With the presidential election less than a month away, people across the United States are taking sides.
This is to be expected because they must decide who to vote for.
Media outlets including “The New York Times” and the “Milwaukee Journal Sentinel” also have a history of taking sides in politics.
Many newspapers and TV stations openly endorse political candidates during election season. Often, they will write an editorial or air a segment explaining why they choose to support a specific candidate.
As student journalists, we believe the practice of media outlets openly supporting politicians is unethical and violates the media’s function as a political watchdog.
One of the most important purposes of media is monitoring the government. Newspapers, TV stations and websites help keep the inner workings of government visible.
Media exposes corruption and keeps politicians under a microscope so the public always knows what is going on.
To be an effective watchdog, media must remain unbiased. It is impossible to do this when entire institutions are endorsing politicians.
When a company states its support of a candidate, it is establishing a political preference instead of remaining neutral.
A newspaper or TV station automatically gives a candidate positive exposure by endorsing them. Unless the organization can give the same exposure to the opposing candidate, it isn’t reporting fairly.
As journalists, we follow a common ethical guideline of forfeiting our right to publicly get involved in politics. The public has to be able to trust us to report fairly and honestly.
The authoritarian approach of telling readers what to think isn’t ethical, as opposed to providing them with the information needed to make their own decisions.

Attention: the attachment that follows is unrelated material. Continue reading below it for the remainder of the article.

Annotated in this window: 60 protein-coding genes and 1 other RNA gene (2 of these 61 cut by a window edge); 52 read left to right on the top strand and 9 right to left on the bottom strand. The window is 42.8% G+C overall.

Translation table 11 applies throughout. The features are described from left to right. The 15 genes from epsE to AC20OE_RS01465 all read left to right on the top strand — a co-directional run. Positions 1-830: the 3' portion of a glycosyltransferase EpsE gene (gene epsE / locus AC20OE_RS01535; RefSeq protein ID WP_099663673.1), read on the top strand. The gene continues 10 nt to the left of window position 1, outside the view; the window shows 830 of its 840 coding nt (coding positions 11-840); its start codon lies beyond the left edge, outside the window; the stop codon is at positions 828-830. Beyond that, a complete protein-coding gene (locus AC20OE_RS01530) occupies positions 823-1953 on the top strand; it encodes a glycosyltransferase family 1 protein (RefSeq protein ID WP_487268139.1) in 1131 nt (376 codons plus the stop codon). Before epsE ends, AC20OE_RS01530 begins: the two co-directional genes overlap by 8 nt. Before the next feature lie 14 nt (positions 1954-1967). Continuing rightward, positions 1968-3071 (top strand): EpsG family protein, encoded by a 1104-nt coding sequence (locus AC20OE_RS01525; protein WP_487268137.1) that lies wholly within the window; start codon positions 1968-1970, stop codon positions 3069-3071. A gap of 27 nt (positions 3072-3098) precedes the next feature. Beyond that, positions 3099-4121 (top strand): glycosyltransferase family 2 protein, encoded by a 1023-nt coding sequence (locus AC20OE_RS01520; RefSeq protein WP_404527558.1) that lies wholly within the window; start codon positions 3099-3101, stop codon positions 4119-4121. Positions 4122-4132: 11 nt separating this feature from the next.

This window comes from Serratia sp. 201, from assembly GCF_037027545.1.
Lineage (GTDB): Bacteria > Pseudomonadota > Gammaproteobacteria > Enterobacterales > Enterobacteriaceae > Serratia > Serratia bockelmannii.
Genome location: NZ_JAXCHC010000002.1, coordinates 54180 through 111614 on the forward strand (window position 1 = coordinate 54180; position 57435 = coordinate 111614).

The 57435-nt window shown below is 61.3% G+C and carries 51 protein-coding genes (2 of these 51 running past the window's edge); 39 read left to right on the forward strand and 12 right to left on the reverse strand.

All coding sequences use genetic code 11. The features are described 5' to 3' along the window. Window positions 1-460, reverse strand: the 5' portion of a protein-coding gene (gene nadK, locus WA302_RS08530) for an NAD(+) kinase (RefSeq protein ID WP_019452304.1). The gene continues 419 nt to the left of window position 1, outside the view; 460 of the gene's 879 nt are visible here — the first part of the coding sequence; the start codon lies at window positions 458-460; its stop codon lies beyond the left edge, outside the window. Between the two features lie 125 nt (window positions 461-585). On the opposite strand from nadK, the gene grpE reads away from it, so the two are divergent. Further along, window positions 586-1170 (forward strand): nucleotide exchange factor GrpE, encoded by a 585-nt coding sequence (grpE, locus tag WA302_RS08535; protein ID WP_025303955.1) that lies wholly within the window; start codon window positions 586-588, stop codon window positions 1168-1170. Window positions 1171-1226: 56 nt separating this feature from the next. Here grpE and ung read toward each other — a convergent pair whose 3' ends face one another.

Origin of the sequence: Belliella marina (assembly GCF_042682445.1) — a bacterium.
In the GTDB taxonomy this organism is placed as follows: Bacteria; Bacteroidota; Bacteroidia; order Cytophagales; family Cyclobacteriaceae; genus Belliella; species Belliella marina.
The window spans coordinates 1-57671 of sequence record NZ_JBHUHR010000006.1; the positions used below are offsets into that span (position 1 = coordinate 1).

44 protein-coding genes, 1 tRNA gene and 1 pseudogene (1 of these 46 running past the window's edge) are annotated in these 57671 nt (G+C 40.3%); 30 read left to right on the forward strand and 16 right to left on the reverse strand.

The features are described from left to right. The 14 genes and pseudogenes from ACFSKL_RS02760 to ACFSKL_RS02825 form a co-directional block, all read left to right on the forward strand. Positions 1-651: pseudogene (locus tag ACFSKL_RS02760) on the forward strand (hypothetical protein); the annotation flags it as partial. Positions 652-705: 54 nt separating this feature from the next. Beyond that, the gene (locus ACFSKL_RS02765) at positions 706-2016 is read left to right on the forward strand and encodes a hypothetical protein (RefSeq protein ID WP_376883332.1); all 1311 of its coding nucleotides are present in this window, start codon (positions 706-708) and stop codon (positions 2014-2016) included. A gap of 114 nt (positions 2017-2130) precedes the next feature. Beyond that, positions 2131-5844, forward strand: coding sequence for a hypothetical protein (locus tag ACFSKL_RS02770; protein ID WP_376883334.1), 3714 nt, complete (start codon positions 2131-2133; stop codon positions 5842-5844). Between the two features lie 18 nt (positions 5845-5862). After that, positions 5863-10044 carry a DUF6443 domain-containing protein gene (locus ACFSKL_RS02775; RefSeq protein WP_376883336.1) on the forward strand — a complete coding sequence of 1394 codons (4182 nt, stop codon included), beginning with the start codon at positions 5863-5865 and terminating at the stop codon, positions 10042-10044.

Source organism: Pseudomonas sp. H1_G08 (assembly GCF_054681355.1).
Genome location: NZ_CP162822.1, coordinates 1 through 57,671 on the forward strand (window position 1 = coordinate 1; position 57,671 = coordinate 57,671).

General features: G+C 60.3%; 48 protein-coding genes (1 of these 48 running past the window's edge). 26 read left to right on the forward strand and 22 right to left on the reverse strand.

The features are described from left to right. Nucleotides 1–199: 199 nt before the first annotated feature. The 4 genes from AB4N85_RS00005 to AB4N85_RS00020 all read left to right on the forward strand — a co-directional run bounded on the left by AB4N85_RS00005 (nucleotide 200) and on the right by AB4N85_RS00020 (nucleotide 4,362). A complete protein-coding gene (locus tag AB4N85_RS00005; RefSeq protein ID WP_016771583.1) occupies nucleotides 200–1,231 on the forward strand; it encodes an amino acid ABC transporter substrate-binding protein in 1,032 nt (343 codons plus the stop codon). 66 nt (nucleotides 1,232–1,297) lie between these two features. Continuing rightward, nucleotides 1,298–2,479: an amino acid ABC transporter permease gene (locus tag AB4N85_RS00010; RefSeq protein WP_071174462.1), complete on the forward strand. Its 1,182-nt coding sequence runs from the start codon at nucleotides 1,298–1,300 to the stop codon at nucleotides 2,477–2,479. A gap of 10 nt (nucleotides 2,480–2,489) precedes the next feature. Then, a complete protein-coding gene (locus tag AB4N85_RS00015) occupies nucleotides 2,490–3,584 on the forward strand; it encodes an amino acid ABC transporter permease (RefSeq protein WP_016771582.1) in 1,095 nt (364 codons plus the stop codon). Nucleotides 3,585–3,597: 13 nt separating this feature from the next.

It is difficult to foster that trust when the public knows which political party an organization or a reporter favors. If that reporter has to cover an event for a party they don’t support, readers may be suspicious of whether the article was written without bias.
If individual journalists must remain neutral in the public eye, the same standard should be followed by media organizations as a whole.
Instead of being wary of one reporter’s political leanings, readers must be skeptical of every political article published by a paper that endorses a candidate.
As a student newspaper, we believe it is unethical for media outlets to endorse political candidates. We try our hardest to give candidates equal coverage and find opportunities to report on all aspects of politics fairly.
We recently had the opportunity to cover the Obama campaign stop in Milwaukee. The entire time we were reporting, we made sure to remain as neutral as possible to avoid bias.
To balance our coverage, we are hoping Mitt Romney also will make a campaign stop in Wisconsin that we are able to report on.
We believe that all news resources should strive to remain unbiased and stay away from openly endorsing political candidates. The public relies on newspapers, TV stations and news websites for unbiased coverage to learn about what is going on in government.
If these sources do not remain neutral in political preference, the organizations cannot be trusted to remain unbiased in reporting. We must define the dotted line between telling the reader what to think and giving them the necessary materials to allow them to make their own decisions.